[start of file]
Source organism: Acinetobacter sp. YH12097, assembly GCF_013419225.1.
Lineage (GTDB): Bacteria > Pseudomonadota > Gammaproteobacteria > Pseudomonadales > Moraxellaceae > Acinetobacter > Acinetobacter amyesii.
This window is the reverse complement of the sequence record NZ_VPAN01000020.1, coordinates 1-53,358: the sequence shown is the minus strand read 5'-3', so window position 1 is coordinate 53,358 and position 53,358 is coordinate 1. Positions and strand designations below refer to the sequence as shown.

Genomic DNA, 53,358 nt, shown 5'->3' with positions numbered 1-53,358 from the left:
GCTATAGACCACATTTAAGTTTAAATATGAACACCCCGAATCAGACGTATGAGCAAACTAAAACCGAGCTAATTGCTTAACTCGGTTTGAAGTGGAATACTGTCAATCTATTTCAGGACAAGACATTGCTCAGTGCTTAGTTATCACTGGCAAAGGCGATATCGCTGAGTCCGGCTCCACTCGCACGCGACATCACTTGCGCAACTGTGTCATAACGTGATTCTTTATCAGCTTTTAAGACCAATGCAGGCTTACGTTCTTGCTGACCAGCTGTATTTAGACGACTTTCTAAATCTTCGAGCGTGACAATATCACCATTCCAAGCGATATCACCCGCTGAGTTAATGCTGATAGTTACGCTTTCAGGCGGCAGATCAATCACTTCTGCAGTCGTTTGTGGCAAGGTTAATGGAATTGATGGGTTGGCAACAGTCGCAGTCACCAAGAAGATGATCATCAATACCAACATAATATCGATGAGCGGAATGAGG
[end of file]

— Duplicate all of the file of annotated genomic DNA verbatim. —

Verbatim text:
Source organism: Acinetobacter sp. YH12097, assembly GCF_013419225.1.
Lineage (GTDB): Bacteria > Pseudomonadota > Gammaproteobacteria > Pseudomonadales > Moraxellaceae > Acinetobacter > Acinetobacter amyesii.
This window is the reverse complement of the sequence record NZ_VPAN01000020.1, coordinates 1-53,358: the sequence shown is the minus strand read 5'-3', so window position 1 is coordinate 53,358 and position 53,358 is coordinate 1. Positions and strand designations below refer to the sequence as shown.

Genomic DNA, 53,358 nt, shown 5'->3' with positions numbered 1-53,358 from the left:
GCTATAGACCACATTTAAGTTTAAATATGAACACCCCGAATCAGACGTATGAGCAAACTAAAACCGAGCTAATTGCTTAACTCGGTTTGAAGTGGAATACTGTCAATCTATTTCAGGACAAGACATTGCTCAGTGCTTAGTTATCACTGGCAAAGGCGATATCGCTGAGTCCGGCTCCACTCGCACGCGACATCACTTGCGCAACTGTGTCATAACGTGATTCTTTATCAGCTTTTAAGACCAATGCAGGCTTACGTTCTTGCTGACCAGCTGTATTTAGACGACTTTCTAAATCTTCGAGCGTGACAATATCACCATTCCAAGCGATATCACCCGCTGAGTTAATGCTGATAGTTACGCTTTCAGGCGGCAGATCAATCACTTCTGCAGTCGTTTGTGGCAAGGTTAATGGAATTGATGGGTTGGCAACAGTCGCAGTCACCAAGAAGATGATCATCAATACCAACATAATATCGATGAGCGGAATGAGG